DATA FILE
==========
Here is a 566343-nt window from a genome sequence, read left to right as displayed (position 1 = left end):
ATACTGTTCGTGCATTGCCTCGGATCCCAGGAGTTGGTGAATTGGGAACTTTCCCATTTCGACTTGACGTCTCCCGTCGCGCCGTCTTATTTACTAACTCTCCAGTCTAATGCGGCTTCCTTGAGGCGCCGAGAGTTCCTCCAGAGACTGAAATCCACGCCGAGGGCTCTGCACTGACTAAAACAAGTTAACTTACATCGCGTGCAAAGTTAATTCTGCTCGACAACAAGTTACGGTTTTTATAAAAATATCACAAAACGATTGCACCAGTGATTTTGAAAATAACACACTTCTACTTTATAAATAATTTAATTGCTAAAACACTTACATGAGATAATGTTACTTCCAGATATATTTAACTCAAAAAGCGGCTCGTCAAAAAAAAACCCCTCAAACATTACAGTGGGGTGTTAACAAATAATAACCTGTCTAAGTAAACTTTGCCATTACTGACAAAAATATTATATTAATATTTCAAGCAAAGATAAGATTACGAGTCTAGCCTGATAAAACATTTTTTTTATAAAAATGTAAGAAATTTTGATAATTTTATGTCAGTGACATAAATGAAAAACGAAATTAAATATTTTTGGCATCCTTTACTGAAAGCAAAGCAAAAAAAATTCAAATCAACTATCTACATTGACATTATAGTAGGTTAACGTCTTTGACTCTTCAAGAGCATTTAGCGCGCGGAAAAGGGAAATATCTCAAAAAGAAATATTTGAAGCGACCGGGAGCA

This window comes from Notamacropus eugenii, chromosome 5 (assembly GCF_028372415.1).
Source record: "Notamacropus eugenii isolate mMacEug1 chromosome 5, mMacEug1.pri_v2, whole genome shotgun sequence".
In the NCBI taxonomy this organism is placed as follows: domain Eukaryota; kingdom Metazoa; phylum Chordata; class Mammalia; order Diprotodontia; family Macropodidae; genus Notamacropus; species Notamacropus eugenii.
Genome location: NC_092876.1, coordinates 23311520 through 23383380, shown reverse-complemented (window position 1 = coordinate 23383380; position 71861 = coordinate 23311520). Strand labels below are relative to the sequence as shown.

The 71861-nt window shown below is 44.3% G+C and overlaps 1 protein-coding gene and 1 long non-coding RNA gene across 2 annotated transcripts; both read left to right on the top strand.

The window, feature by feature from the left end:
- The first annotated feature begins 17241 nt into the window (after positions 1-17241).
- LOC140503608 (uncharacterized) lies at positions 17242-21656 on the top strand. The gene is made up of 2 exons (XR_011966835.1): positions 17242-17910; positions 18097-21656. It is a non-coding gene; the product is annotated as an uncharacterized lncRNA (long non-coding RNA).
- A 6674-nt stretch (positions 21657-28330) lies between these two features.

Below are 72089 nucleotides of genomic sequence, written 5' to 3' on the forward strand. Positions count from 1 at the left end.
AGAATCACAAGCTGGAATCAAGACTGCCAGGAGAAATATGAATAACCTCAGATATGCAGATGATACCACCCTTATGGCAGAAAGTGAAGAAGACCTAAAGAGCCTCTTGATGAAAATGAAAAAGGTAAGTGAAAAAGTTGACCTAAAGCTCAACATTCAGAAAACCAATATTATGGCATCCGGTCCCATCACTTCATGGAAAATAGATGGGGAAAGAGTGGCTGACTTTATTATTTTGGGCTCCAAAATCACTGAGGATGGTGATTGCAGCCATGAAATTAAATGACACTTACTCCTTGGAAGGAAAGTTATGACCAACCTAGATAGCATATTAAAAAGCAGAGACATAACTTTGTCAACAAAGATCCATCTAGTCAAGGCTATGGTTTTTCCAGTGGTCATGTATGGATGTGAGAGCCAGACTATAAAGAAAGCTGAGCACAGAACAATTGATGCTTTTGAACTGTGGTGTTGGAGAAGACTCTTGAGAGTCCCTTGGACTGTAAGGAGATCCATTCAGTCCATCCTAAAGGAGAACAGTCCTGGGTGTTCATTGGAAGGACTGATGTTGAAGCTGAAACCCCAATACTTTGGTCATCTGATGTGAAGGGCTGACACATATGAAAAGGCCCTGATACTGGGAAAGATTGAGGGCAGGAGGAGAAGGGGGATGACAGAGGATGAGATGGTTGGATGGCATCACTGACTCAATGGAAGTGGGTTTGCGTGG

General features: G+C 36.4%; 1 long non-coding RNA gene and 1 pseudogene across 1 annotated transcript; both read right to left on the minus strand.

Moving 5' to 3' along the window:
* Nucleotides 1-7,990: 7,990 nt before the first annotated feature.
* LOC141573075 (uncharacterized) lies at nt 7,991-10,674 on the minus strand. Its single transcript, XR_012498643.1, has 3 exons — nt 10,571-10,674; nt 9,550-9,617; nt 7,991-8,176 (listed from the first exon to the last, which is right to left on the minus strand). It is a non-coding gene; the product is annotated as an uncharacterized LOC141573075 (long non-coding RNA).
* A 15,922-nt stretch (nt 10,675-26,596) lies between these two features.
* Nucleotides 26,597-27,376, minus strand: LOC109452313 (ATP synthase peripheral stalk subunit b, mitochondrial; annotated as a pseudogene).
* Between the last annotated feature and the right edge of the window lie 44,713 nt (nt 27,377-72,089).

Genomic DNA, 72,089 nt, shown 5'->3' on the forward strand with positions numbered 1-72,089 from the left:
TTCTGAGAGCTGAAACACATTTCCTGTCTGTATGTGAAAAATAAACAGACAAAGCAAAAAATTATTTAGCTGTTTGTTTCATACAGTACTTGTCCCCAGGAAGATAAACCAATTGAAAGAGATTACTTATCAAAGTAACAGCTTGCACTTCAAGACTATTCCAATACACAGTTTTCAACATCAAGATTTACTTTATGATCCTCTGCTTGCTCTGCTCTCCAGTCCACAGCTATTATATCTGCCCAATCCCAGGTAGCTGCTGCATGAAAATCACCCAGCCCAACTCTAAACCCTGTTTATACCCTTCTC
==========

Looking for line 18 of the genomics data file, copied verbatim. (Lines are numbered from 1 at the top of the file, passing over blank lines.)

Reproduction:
* A 15,922-nt stretch (nt 10,675-26,596) lies between these two features.